We are several weeks into the lockdown and by now, you probably must have tried almost every DIY fashion hack out there. But, if the creativity bug inside you is still isn't satisfied and you are looking for more stylish ways to kill time, then we have the perfect pick for you-- the tie and dye is making a comeback during the stay at home life and it is adding colour to our dull lockdown routines like never before.
The roots of tie and dye trace back to 1960s as part of US protest art, but its popularity peaked in the late 90s and early 2000s. And as it now makes a resurgence, it is still known for being one of the most sought-after mood-boosting fashion hacks. So, what are you waiting for? Let's dive in straight to know more about the trend and how you can tie and dye at home yourself.
#TieDye is trending all over Twitter and TikTok as it has become a means for many to distract themselves and cope up with the existing pandemic stress. Here are a few posts that explain why I am saying so.
People from all age groups are finding solace in this activity-- whether they are kids or adults.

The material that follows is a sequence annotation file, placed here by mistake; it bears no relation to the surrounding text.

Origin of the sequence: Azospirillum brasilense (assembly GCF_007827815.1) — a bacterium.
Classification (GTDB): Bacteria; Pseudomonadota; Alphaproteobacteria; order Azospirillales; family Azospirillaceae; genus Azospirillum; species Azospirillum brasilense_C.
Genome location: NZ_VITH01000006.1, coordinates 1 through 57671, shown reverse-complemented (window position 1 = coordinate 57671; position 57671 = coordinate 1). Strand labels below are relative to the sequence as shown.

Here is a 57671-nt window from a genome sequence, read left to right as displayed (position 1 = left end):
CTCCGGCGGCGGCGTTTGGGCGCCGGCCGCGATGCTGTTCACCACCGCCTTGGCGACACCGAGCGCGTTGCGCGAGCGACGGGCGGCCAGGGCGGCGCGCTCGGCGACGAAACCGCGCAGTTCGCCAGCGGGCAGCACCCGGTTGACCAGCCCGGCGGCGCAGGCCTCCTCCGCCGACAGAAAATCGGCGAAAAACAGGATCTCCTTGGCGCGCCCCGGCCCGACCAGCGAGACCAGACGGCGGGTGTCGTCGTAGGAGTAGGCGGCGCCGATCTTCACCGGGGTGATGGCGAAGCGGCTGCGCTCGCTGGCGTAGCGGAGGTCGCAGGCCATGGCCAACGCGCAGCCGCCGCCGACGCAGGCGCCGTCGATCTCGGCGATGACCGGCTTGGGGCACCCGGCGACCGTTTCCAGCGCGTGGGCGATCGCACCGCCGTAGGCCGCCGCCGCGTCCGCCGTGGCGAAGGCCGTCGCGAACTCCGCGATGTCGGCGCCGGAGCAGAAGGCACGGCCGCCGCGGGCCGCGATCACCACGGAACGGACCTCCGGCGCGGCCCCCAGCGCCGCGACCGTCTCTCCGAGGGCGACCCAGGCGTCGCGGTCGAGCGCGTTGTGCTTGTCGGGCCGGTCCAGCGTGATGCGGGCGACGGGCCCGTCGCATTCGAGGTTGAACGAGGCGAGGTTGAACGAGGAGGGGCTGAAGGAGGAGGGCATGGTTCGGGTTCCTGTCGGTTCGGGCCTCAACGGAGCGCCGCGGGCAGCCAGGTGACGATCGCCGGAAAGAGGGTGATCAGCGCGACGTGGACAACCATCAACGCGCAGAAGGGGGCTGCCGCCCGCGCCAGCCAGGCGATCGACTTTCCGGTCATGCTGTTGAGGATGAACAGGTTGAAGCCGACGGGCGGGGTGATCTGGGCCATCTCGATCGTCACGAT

It has also become a family-bonding activity for many!
People in the colder parts of the world are also tie-dying socks and not just basic T-shirts and loungewear.
A rage in India as well!
Fascinated, right? Me too! Beautiful results with a simple process. Here's a guide to how you can tie and dye your clothes at home.
1. Start by folding or twisting the T-shirt.
2. Secure with rubber bands that will also help make designs and then wet the T-shirt.
3. Put on gloves and pour bleach on the fabric (you can do this according to whichever pattern you want. Bleach heavily at some places and less in other areas)
4. Let it sit for 15 minutes
5. Remove rubber bands, wash the T-shirt, and leave it to dry.
Take a look at the video below to understand three different ways to tie-dye at home: crumple, shibori, and spiral.
So, when do you plan to tie-dye your T-shirt? Do share the pictures with us! You can tag @popxofashion in your upload on Instagram. Happy tie-dying to you!
Featured Image: Unsplash and Twitter